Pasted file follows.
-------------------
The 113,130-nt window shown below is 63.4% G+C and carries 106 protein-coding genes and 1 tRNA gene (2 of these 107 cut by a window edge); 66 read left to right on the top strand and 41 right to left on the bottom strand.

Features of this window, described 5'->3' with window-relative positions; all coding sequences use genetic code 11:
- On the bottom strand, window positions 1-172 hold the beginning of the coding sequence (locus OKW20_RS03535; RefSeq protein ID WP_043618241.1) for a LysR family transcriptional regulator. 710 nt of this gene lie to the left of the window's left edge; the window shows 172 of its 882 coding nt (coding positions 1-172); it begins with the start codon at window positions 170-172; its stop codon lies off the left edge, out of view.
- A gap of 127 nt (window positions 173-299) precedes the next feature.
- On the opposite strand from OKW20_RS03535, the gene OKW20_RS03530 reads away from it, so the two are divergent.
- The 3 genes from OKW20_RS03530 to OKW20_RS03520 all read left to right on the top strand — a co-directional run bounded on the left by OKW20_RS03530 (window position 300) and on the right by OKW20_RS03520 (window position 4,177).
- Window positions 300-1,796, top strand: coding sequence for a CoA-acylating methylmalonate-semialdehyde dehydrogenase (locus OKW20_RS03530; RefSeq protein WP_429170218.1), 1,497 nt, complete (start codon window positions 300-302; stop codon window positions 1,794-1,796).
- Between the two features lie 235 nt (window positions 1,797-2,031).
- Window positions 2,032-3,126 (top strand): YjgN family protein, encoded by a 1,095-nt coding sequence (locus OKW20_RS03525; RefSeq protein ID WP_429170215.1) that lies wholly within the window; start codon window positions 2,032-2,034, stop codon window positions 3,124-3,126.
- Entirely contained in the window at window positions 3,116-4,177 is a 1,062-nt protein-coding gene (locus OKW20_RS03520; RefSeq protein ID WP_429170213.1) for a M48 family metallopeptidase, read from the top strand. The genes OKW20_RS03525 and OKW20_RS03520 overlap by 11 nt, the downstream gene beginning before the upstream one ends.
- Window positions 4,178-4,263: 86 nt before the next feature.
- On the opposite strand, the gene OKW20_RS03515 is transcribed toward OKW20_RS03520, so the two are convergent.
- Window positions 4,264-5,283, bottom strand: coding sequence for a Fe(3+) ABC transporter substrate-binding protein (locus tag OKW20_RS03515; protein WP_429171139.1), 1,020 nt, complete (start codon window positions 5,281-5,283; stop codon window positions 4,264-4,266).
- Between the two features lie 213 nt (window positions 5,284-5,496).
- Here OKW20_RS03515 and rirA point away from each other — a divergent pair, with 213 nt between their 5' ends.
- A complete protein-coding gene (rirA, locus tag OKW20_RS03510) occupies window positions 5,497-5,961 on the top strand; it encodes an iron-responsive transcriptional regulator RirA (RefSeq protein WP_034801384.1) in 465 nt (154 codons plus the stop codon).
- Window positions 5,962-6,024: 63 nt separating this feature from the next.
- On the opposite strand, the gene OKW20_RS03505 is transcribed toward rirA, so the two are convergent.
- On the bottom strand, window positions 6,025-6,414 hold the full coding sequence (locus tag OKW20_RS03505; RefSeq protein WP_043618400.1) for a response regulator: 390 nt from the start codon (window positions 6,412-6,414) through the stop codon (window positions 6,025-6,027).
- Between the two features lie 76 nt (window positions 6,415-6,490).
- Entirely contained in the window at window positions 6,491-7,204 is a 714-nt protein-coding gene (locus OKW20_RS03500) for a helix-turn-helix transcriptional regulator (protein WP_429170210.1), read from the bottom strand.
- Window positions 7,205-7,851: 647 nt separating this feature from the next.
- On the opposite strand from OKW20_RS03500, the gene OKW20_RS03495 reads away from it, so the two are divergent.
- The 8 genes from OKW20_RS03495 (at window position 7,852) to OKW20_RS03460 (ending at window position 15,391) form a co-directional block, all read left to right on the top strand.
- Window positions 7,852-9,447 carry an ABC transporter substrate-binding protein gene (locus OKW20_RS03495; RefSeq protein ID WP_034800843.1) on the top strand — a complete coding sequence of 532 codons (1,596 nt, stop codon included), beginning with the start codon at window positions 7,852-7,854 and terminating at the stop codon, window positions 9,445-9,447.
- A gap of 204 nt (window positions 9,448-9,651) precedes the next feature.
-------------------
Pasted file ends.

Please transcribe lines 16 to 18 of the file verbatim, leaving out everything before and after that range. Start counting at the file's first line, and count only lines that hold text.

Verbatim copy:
- A complete protein-coding gene (rirA, locus tag OKW20_RS03510) occupies window positions 5,497-5,961 on the top strand; it encodes an iron-responsive transcriptional regulator RirA (RefSeq protein WP_034801384.1) in 465 nt (154 codons plus the stop codon).
- Window positions 5,962-6,024: 63 nt separating this feature from the next.
- On the opposite strand, the gene OKW20_RS03505 is transcribed toward rirA, so the two are convergent.